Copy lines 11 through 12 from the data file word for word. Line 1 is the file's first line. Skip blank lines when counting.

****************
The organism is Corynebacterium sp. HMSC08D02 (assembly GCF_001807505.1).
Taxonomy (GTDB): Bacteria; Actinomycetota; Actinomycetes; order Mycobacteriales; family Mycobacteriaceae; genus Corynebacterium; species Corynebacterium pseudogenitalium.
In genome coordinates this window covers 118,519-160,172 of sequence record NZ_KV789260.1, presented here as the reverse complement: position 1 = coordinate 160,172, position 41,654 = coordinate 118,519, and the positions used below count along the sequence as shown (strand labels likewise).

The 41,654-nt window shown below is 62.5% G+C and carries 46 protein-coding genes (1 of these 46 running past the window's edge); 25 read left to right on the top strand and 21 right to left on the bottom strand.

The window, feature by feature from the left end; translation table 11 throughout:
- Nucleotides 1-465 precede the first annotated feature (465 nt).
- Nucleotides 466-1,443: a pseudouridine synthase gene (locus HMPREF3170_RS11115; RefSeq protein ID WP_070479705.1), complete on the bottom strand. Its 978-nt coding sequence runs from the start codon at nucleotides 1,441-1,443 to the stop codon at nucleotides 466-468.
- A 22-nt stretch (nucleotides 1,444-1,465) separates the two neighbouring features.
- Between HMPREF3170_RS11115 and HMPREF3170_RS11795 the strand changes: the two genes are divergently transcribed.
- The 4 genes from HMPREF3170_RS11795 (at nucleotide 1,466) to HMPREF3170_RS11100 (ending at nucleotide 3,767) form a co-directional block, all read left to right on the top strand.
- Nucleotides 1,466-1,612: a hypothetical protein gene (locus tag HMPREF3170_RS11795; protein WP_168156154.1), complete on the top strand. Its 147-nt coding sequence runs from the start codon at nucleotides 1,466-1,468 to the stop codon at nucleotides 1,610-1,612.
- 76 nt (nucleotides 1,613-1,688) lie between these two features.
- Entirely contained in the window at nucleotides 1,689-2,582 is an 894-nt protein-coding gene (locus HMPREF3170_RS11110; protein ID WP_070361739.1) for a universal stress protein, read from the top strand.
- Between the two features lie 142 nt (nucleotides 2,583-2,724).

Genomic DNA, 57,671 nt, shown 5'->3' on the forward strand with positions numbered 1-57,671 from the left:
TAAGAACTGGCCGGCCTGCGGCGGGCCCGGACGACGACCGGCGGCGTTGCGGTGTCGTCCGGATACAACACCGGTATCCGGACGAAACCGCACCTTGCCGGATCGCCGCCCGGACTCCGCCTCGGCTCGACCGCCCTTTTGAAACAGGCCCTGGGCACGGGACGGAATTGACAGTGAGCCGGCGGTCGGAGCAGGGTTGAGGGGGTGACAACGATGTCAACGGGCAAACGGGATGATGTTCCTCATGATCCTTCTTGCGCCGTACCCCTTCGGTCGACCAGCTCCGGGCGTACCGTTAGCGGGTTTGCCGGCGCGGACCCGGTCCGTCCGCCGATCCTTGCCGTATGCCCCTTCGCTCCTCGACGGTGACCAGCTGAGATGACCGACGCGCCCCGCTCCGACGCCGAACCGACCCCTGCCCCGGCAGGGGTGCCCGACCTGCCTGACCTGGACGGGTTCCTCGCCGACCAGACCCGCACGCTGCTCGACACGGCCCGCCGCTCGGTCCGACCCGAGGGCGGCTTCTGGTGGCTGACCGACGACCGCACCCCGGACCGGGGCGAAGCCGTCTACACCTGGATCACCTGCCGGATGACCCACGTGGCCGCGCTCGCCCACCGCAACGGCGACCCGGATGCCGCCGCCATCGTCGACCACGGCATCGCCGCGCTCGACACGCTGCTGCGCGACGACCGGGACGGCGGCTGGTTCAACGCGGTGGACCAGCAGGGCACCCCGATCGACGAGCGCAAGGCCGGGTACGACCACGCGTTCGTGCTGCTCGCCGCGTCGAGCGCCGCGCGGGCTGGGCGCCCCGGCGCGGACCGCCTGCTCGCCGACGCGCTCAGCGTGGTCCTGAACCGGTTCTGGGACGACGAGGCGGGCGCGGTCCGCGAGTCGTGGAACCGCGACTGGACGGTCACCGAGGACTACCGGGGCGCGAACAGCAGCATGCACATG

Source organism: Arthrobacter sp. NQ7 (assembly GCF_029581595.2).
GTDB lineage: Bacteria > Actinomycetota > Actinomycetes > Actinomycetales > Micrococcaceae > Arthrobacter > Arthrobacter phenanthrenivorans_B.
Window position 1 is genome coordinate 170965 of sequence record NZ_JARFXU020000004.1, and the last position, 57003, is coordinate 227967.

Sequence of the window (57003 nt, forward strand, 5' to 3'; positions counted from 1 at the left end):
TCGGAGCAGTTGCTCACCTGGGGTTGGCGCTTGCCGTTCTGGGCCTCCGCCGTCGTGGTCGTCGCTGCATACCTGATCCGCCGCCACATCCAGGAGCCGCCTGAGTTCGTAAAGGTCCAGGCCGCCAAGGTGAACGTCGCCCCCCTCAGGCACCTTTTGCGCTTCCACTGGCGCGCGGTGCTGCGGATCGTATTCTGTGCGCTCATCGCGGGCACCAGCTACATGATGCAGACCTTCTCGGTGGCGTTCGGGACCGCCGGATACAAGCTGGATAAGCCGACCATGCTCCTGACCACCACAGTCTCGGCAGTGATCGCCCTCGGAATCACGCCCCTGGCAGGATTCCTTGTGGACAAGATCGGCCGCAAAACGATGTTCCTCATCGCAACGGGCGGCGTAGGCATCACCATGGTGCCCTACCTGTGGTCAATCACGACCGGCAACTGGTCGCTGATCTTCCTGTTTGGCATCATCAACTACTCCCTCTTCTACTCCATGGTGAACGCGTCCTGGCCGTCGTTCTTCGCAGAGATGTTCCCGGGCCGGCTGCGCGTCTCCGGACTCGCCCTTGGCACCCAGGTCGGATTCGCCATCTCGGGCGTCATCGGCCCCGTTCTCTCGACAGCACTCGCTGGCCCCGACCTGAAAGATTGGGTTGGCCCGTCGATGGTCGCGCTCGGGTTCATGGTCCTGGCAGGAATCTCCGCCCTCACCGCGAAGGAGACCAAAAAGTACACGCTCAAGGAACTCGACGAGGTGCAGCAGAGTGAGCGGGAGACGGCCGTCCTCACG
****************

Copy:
- Nucleotides 1,466-1,612: a hypothetical protein gene (locus tag HMPREF3170_RS11795; protein WP_168156154.1), complete on the top strand. Its 147-nt coding sequence runs from the start codon at nucleotides 1,466-1,468 to the stop codon at nucleotides 1,610-1,612.
- 76 nt (nucleotides 1,613-1,688) lie between these two features.